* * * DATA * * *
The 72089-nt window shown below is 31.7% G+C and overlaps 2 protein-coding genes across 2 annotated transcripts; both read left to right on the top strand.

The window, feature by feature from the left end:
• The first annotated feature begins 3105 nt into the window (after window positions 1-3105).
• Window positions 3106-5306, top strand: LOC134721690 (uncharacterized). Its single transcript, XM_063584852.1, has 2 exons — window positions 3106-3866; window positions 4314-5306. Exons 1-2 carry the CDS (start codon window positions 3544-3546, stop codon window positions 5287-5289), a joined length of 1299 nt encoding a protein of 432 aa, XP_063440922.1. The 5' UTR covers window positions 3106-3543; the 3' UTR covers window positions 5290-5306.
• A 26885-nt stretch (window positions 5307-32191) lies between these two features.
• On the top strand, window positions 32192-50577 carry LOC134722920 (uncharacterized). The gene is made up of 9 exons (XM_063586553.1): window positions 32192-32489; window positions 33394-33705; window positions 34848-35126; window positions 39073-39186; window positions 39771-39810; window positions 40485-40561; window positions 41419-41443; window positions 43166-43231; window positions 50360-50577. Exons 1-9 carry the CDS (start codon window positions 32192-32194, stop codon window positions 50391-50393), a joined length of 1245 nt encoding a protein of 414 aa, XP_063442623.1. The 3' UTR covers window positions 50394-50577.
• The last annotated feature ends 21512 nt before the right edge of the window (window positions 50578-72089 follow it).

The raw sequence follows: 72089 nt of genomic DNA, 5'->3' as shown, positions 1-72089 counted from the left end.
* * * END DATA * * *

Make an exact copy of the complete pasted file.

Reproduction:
The 72089-nt window shown below is 31.7% G+C and overlaps 2 protein-coding genes across 2 annotated transcripts; both read left to right on the top strand.

The window, feature by feature from the left end:
• The first annotated feature begins 3105 nt into the window (after window positions 1-3105).
• Window positions 3106-5306, top strand: LOC134721690 (uncharacterized). Its single transcript, XM_063584852.1, has 2 exons — window positions 3106-3866; window positions 4314-5306. Exons 1-2 carry the CDS (start codon window positions 3544-3546, stop codon window positions 5287-5289), a joined length of 1299 nt encoding a protein of 432 aa, XP_063440922.1. The 5' UTR covers window positions 3106-3543; the 3' UTR covers window positions 5290-5306.
• A 26885-nt stretch (window positions 5307-32191) lies between these two features.
• On the top strand, window positions 32192-50577 carry LOC134722920 (uncharacterized). The gene is made up of 9 exons (XM_063586553.1): window positions 32192-32489; window positions 33394-33705; window positions 34848-35126; window positions 39073-39186; window positions 39771-39810; window positions 40485-40561; window positions 41419-41443; window positions 43166-43231; window positions 50360-50577. Exons 1-9 carry the CDS (start codon window positions 32192-32194, stop codon window positions 50391-50393), a joined length of 1245 nt encoding a protein of 414 aa, XP_063442623.1. The 3' UTR covers window positions 50394-50577.
• The last annotated feature ends 21512 nt before the right edge of the window (window positions 50578-72089 follow it).

The raw sequence follows: 72089 nt of genomic DNA, 5'->3' as shown, positions 1-72089 counted from the left end.